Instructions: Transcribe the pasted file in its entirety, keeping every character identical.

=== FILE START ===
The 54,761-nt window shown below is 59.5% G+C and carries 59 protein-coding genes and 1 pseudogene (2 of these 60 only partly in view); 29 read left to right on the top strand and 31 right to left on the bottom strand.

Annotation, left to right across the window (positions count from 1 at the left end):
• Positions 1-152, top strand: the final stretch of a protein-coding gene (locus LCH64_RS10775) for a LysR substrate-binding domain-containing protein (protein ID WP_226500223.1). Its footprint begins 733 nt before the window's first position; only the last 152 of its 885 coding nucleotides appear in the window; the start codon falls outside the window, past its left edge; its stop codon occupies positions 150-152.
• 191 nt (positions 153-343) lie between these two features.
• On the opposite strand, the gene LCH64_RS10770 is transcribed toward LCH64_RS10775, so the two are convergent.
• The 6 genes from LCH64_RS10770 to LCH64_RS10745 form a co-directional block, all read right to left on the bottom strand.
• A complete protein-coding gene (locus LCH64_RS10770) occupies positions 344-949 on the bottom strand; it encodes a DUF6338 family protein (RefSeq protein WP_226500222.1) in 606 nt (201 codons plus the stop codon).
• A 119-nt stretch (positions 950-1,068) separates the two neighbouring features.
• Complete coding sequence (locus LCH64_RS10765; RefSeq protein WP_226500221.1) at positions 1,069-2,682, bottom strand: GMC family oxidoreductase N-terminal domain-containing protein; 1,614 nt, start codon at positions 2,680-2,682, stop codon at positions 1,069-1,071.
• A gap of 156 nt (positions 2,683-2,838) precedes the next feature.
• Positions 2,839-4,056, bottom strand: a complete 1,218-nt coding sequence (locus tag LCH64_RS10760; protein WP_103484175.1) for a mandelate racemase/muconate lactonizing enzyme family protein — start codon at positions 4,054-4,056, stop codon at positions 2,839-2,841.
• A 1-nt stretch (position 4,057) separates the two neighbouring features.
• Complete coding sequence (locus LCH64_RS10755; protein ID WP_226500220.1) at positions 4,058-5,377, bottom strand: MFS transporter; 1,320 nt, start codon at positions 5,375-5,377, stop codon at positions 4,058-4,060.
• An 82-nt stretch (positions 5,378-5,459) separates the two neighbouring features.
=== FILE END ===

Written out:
The 54,761-nt window shown below is 59.5% G+C and carries 59 protein-coding genes and 1 pseudogene (2 of these 60 only partly in view); 29 read left to right on the top strand and 31 right to left on the bottom strand.

Annotation, left to right across the window (positions count from 1 at the left end):
• Positions 1-152, top strand: the final stretch of a protein-coding gene (locus LCH64_RS10775) for a LysR substrate-binding domain-containing protein (protein ID WP_226500223.1). Its footprint begins 733 nt before the window's first position; only the last 152 of its 885 coding nucleotides appear in the window; the start codon falls outside the window, past its left edge; its stop codon occupies positions 150-152.
• 191 nt (positions 153-343) lie between these two features.
• On the opposite strand, the gene LCH64_RS10770 is transcribed toward LCH64_RS10775, so the two are convergent.
• The 6 genes from LCH64_RS10770 to LCH64_RS10745 form a co-directional block, all read right to left on the bottom strand.
• A complete protein-coding gene (locus LCH64_RS10770) occupies positions 344-949 on the bottom strand; it encodes a DUF6338 family protein (RefSeq protein WP_226500222.1) in 606 nt (201 codons plus the stop codon).
• A 119-nt stretch (positions 950-1,068) separates the two neighbouring features.
• Complete coding sequence (locus LCH64_RS10765; RefSeq protein WP_226500221.1) at positions 1,069-2,682, bottom strand: GMC family oxidoreductase N-terminal domain-containing protein; 1,614 nt, start codon at positions 2,680-2,682, stop codon at positions 1,069-1,071.
• A gap of 156 nt (positions 2,683-2,838) precedes the next feature.
• Positions 2,839-4,056, bottom strand: a complete 1,218-nt coding sequence (locus tag LCH64_RS10760; protein WP_103484175.1) for a mandelate racemase/muconate lactonizing enzyme family protein — start codon at positions 4,054-4,056, stop codon at positions 2,839-2,841.
• A 1-nt stretch (position 4,057) separates the two neighbouring features.
• Complete coding sequence (locus LCH64_RS10755; protein ID WP_226500220.1) at positions 4,058-5,377, bottom strand: MFS transporter; 1,320 nt, start codon at positions 5,375-5,377, stop codon at positions 4,058-4,060.
• An 82-nt stretch (positions 5,378-5,459) separates the two neighbouring features.